It is highly complex, has 29 chapters, is being negotiated in secret and is  provoking considerable criticism on the basis that it could greatly strengthen  the hand of some industries to sue national governments for their domestic  policies and also greatly weaken the capacity of governments to buy cheaper  generic drugs. The Nobel prize-winning humanitarian group Medicins sans  Frontieres says the TPP ”could restrict access to generic medicines, making  life-saving treatments unaffordable to millions”.

If our trade negotiators buckle under the pressure from other governments,  which are, in turn, highly influenced by transnational companies, then Australia  will have to confront some major problems. These include delayed availability of  cheaper generic drugs and increased cost of medicines; interference with our  Pharmaceutical Benefits Scheme; enshrining of rights to foreign corporations,  such as tobacco companies, to sue our government; interference with our capacity  to introduce health warnings on alcohol packaging, and the limiting of future  options for food labelling.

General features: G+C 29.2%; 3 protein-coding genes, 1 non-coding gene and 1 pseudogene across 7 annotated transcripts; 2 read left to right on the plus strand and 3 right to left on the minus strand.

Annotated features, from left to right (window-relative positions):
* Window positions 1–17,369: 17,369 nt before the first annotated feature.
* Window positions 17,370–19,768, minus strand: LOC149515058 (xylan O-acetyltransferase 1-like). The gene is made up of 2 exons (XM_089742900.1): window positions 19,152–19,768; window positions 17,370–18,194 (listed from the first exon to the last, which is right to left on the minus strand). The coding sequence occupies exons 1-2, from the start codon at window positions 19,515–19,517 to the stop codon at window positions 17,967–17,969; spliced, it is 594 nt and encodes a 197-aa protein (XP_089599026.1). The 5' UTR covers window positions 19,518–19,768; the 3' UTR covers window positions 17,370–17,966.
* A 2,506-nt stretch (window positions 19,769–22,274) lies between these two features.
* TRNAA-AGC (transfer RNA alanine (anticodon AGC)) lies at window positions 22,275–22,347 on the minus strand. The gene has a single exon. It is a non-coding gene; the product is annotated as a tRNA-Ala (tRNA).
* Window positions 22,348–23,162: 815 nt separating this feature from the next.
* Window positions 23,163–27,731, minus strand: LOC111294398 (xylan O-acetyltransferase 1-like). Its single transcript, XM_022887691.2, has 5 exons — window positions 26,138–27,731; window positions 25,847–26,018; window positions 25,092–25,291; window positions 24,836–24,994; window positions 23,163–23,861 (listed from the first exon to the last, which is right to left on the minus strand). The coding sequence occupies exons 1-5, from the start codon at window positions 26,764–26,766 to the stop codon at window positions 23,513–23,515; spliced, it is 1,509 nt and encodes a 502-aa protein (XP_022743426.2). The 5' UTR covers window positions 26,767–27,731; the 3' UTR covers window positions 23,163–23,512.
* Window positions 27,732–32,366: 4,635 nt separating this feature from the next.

Surely we must find a balance between unrestrained commercialism and  maximising health and wellbeing. We need business  for our individual and  collective wellbeing. However, the benefits unhealthy businesses bring are  outweighed by the costs – in terms of premature death, chronic illness, limited  healthcare finances, overcrowding of hospitals and loss of productivity from  unhealthy employees.

This is why we have governments – to ensure a balance among the rights of  individuals, consumers, businesses and society as a whole. If, as Prime Minister  Abbott has said, Australia is open for business, then we need to make sure it’s  open for good business.  If we can’t control the vested interests of unhealthy  industries in trade agreements or in our domestic regulations, unhealthy  business will come back to bite us all.

Rob Moodie is professor of public health at the University of  Melbourne